“So, what’s the best jobs plan?” The Governor asked his State of the State audience. “Easy answer: education. If we want to have jobs ready for Tennesseans, we have to make sure that Tennesseans are ready for jobs.”
With this introduction, Governor Bill Haslam announced a plan to bring absolutely free tech and community college education to every high school senior regardless of his or her grades or ability to pay.
“We just needed to change the culture of expectations in our state,” Governor Haslam told the New York Times. “College isn’t for everybody, but it has to be for a lot more people than it’s been in the past if we’re going to have a competitive work force…If we can go to people and say, ‘This is totally free,’ that gets their attention.”
“If I was going to write a bill to privatize public schools,” the Senate staffer told our small group, “this is what it would look like.”
We were reviewing a new version of a bill to test students attending private schools using state tax dollars. By this sixth version, the bill morphed into something entirely different.
The latest version of the bill was crafted behind closed doors; unlike three years ago when a wide-ranging group developed a system to test and report the progress of all students attending school with public money. Private school advocates publicly agreed to the same public school accountability standards but privately lobbied for something different.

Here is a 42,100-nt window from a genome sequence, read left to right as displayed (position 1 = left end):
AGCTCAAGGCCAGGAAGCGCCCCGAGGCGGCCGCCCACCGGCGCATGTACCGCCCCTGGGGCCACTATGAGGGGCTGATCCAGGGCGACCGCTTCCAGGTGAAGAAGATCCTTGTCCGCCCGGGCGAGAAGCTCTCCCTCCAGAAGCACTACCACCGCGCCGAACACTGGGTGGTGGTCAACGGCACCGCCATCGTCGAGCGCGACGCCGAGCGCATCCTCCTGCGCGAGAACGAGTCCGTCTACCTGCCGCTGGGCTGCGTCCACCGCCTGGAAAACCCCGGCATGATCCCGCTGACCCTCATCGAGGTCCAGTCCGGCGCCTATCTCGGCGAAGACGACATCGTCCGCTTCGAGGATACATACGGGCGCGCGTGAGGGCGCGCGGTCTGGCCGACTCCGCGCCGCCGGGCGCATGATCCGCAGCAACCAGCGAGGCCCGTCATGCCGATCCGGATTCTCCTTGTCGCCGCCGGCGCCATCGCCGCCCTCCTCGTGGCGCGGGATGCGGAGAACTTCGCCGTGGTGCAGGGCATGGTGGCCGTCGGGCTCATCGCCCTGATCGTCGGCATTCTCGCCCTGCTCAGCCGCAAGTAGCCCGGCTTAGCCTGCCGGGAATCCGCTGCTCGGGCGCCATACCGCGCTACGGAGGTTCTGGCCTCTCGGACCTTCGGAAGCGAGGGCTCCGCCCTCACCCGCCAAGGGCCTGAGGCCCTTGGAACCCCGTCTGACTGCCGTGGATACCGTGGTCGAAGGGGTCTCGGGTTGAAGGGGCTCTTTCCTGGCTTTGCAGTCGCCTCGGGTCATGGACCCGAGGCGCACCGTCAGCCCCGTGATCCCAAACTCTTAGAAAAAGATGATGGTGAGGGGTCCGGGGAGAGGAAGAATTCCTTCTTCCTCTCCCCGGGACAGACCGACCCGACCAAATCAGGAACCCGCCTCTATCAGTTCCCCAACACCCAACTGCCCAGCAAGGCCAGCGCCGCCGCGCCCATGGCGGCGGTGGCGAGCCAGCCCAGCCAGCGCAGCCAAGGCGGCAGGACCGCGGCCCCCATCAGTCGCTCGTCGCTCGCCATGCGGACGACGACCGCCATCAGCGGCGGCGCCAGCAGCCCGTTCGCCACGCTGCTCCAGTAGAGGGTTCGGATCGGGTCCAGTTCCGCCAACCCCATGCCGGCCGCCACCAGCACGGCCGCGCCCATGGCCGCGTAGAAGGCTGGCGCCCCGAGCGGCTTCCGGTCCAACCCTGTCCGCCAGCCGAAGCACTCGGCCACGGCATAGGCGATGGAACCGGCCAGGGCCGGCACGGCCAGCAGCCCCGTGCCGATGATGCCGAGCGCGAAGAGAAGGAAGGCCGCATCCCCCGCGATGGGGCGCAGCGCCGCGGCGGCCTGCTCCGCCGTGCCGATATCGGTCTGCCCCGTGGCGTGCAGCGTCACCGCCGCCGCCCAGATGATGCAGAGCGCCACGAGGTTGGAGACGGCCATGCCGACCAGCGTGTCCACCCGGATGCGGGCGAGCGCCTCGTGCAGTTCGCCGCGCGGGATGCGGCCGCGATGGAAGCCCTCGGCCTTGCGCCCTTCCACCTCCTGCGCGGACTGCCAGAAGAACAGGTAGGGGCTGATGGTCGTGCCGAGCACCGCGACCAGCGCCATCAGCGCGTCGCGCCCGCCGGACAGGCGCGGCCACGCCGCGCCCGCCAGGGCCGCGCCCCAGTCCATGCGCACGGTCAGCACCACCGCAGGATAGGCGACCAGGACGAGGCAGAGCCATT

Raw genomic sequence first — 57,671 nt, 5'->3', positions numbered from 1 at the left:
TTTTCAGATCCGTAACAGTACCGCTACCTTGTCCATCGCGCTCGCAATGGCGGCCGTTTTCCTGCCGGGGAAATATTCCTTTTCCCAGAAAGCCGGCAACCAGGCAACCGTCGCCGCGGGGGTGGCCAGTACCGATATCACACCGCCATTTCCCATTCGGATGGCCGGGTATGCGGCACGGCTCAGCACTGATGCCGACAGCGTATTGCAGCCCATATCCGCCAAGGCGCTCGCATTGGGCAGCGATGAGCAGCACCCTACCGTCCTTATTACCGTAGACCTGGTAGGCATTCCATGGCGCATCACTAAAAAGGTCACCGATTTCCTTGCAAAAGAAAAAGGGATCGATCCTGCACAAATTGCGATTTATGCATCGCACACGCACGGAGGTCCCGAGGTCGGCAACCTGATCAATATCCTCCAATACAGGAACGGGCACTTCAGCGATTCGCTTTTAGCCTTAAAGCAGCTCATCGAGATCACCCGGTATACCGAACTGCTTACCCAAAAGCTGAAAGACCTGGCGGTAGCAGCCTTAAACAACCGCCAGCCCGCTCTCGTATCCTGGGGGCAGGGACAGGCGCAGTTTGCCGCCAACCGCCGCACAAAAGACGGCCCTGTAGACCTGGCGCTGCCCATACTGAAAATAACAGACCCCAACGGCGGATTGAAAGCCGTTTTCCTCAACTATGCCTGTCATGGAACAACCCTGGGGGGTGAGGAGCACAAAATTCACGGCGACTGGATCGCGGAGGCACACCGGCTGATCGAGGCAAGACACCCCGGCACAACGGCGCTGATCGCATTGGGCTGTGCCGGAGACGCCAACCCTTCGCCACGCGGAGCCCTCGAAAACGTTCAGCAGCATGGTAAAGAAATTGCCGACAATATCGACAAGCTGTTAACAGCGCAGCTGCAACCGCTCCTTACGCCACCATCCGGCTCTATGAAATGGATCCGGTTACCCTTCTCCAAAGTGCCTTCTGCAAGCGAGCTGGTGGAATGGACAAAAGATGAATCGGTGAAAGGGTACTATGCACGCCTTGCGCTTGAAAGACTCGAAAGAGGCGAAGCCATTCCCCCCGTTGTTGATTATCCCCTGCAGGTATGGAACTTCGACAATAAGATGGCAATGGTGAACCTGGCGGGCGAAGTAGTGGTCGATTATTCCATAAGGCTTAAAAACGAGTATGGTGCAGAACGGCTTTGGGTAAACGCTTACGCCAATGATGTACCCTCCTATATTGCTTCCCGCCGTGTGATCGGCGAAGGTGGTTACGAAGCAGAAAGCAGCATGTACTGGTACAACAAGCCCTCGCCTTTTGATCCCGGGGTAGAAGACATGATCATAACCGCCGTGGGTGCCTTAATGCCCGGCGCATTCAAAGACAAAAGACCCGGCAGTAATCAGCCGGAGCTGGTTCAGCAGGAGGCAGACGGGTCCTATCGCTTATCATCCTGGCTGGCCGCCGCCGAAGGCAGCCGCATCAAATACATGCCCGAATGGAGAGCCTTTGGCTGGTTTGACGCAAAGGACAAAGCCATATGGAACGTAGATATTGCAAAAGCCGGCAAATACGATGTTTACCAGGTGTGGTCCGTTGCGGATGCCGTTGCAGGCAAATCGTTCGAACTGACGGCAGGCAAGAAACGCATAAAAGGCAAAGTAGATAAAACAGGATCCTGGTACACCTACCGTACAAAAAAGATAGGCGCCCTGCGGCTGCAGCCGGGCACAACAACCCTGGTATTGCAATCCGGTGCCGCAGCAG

“I’ve been in business for 36 years,” the propane man told me. “I believe this is simply price gouging.” The propane retailer’s wholesale price went from $3.19 to $5.29 a gallon in just a few days. I wanted to know why.
At first, I heard the usual “supply and demand” story: a late planting season meant high moisture grain drew down propane supplies. Indeed, propane use to dry grain was four and one-half times larger this past harvest than a year prior.
January-like weather during the first of December meant increased propane demand earlier in the season. As one industry representative said: “It’s simply a matter of economics 101 – supply and demand.”
Imagine you came into a bit of money. Not a lot - less than $500 on your annual salary of $35,000 - but enough to make you happy.
This is the pleasant situation state government faces: new revenue estimates predict the state will close its books on the current budget with a little less than a billion more on its $70 billion biennial budget.
Lawmakers are falling over themselves to come up with the best tax give-away. But maybe they should check the pile of past due bills first.